Your Mission is Joy


The world is a pretty sad place.

As a global community, we’ve never been more connected. Yet, as a country, the United States is divided, angry and unsatisfied.

Marketing: Becoming the Change

Negative emotional states driven by fear or stress tend to cloud judgement and cause irrationality in decision making, causing people to make poor, and even harmful, decisions (Gino, 2013). As marketers, it’s our job to help people make decisions in their purchasing power, and we come up with a multitude of visuals, statements, rhymes, jokes and even gimmicks to sway those choices. We expect people to react a certain way when they experience our messaging, yet how often are we considering their initial emotional state before we start communicating with them?

Marketers assume their goal is to help businesses sell products. But there is a broader, more principled aspect to marketing that, when embraced, allows us to become a catalyst for an ideal that the world needs now more than ever: joy.

When people are exposed to a stimulus that makes them feel joyful or relaxed, they are more apt to make sound, fact-based decisions (Gino, Schweitzer; 20085). If we assume, as marketers, that we aim to influence the behaviors of others, then we have a social responsibility to ensure that their decisions are made in good conscience.

In order to present a message that influences others, we must first understand, empathize with and take into firm consideration the probable emotional state of our buyers – before they hear our message.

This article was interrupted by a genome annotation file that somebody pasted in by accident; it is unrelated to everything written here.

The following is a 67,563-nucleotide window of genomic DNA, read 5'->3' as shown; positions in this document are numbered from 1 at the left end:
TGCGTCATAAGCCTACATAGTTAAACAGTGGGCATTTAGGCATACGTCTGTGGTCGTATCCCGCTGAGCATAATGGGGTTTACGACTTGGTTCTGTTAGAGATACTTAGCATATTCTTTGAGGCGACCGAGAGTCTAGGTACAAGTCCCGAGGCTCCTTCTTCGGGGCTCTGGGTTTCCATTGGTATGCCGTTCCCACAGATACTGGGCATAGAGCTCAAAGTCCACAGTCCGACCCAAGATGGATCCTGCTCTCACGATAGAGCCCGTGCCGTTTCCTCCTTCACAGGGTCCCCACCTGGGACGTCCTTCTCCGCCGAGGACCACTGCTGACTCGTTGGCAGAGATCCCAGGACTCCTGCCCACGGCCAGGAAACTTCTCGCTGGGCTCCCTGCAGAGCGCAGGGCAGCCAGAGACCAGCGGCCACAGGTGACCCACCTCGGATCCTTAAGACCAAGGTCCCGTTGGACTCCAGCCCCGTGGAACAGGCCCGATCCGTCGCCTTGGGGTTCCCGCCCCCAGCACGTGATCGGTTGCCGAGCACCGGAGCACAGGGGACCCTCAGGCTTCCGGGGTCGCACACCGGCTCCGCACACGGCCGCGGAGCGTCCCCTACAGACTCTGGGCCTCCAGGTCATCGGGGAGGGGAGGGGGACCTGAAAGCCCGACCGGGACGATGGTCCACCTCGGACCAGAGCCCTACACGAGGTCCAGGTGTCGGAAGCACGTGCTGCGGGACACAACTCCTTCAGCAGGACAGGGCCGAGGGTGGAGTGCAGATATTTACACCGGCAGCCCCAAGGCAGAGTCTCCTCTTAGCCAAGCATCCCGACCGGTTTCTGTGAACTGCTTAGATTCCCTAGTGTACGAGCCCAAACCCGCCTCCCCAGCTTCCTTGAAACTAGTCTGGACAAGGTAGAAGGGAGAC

We have documented studies telling us that the people of this world, both near and far, are unsettled and discouraged. If we step back and take into account the state of the world, we can make a significant impact in how our messages are perceived and acted upon by first evoking feelings of peace and safety through images and examples of hope and joy.

Where Starbucks Succeeded – And Failed

In 2015, Starbucks decided to shake up their expected seasonal cups in favor of plain red. After so many years of providing a consistent experience, the joy people feel that first day of the Starbucks holiday season became an eagerly anticipated moment. When people opened that door expecting to see images of the season, only to be greeted by plain red cups, they felt let down and even betrayed. They felt as if their joy had been taken from them.

Starbucks won big and created a branding juggernaut with their holiday cups. They set themselves up for everlasting business. Their failure was in changing things up too drastically, too quickly, during a time of year that is already known to be exceptionally stressful. They failed to take into account the emotional state of their patrons prior to making drastic changes, and in doing so, they robbed people of a simple joy. They caused further discord in the emotions of their patrons, and people reacted with clouded judgement fueled by the discomfort they felt. They were driven to protest rather than purchase.

Infectious by Nature

In May of 2016, Candace Payne took the Internet by storm with one simple act of unbridled laughter. Better known as Chewbacca Mom, Candace’s video featuring her infectious laugh behind her Chewbacca mask has been viewed over 160 million times on just her original Facebook post. Copies of the video spread across news networks and social media channels. She became an instant Internet star.

In 2006, neuroscientists at the University of London set out to discover whether laughter is truly contagious. The study concluded that, regardless of culture or socioeconomic status, one person’s joy triggers shared laughter along with mimicked words, facial responses and even brain patterns. Furthermore, when joy is present in conversation, people seek it out and then freely share it with others.